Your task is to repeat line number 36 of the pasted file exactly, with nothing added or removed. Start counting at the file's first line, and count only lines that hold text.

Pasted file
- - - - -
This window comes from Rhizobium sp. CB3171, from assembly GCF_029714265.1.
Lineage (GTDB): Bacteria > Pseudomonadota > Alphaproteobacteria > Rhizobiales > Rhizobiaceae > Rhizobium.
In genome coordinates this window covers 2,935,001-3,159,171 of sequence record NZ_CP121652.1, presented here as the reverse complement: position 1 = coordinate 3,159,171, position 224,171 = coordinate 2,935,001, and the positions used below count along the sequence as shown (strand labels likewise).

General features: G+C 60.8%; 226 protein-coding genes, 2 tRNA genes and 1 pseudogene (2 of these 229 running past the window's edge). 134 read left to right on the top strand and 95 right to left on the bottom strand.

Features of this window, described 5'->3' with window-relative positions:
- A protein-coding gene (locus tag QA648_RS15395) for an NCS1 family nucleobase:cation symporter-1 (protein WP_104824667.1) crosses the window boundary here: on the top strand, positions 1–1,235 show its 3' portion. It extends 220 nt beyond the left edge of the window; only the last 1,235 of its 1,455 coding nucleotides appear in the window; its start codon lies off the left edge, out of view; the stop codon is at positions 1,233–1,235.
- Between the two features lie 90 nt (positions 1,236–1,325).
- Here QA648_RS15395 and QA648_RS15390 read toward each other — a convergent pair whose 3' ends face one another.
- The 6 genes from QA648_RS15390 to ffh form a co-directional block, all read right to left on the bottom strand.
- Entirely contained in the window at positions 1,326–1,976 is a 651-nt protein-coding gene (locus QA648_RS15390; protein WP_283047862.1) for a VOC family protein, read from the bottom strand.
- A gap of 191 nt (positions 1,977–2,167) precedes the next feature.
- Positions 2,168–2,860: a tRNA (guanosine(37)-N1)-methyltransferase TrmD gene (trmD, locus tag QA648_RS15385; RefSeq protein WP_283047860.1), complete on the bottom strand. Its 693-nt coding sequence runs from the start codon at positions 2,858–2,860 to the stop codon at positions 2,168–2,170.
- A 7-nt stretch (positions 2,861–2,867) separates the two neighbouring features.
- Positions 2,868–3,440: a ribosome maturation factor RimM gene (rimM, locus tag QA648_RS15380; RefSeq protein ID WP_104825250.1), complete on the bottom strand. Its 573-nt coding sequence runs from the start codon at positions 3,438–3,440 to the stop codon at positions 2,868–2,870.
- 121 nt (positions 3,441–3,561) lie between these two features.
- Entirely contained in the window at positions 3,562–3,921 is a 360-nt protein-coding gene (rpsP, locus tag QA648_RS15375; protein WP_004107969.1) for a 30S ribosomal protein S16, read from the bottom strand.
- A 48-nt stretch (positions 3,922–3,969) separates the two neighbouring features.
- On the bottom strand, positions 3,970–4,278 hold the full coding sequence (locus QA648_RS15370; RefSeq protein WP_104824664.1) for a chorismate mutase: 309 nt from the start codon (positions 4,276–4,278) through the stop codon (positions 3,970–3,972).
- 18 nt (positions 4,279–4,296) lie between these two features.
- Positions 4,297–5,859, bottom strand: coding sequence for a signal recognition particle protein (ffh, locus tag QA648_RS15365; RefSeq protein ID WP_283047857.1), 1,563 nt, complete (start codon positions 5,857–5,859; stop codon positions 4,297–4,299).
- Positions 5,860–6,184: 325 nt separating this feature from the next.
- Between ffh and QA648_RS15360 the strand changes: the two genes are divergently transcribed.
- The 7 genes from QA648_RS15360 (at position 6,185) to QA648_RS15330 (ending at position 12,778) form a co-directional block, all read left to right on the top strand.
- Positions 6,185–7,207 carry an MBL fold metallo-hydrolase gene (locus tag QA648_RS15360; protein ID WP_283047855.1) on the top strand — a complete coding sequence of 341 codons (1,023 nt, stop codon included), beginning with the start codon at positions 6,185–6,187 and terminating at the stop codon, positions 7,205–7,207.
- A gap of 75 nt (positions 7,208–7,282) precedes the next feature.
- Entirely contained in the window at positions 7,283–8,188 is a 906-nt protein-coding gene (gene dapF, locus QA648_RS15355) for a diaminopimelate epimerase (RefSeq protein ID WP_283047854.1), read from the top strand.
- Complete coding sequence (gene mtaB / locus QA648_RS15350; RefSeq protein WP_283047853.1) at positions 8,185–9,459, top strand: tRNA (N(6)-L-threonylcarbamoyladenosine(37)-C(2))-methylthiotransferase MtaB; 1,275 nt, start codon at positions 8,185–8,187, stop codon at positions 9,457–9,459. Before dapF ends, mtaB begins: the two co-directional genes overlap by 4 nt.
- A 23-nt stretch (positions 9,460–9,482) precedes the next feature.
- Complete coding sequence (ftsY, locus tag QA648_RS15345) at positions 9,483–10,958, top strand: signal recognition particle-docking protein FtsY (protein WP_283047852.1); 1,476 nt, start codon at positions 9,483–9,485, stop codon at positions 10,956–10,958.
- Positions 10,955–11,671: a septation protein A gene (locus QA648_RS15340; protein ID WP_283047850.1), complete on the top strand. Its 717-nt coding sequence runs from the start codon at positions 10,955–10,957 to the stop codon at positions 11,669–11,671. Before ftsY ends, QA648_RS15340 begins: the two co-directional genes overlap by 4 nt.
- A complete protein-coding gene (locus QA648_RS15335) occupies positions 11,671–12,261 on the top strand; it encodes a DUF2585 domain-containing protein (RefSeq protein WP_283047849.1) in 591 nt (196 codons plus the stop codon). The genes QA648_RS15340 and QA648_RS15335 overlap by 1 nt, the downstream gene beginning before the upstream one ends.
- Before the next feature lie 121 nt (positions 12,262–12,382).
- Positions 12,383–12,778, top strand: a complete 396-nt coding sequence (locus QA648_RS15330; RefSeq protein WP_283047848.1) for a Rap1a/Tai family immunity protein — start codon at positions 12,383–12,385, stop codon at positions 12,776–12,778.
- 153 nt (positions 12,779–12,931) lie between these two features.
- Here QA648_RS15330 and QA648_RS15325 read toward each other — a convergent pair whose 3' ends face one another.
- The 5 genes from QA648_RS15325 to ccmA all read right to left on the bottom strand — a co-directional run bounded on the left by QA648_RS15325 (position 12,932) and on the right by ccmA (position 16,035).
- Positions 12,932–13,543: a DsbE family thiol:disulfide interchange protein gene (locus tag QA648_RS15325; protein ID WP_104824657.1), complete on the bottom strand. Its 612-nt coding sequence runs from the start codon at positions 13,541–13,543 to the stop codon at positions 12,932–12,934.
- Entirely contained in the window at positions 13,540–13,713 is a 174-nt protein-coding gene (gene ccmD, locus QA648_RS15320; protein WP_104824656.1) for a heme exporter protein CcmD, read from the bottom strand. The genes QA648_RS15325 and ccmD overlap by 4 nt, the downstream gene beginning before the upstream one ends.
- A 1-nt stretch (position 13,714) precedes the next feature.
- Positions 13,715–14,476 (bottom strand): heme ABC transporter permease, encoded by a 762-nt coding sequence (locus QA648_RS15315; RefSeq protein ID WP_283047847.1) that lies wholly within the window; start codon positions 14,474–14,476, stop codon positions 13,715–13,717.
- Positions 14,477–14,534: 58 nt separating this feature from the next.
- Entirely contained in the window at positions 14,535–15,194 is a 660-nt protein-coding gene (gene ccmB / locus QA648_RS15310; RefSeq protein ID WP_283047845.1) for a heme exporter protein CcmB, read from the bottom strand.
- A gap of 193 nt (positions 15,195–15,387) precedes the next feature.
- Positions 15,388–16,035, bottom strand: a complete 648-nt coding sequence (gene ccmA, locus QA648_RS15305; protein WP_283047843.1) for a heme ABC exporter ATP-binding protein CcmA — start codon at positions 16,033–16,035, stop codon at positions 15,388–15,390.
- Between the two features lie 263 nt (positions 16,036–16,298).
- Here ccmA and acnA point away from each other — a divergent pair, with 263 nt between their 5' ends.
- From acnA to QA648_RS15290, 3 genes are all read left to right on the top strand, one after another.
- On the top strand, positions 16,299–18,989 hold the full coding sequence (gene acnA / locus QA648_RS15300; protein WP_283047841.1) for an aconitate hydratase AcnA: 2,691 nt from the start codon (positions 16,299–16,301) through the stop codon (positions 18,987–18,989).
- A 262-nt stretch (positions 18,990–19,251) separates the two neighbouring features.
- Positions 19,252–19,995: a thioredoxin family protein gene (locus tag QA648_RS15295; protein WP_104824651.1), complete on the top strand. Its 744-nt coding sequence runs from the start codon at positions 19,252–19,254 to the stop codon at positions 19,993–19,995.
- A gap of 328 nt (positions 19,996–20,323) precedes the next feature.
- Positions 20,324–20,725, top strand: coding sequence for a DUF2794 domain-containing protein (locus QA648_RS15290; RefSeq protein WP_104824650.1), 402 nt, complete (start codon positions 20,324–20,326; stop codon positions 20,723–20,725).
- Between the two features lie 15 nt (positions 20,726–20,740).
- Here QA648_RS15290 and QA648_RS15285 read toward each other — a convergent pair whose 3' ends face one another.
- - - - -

- The 5 genes from QA648_RS15325 to ccmA all read right to left on the bottom strand — a co-directional run bounded on the left by QA648_RS15325 (position 12,932) and on the right by ccmA (position 16,035).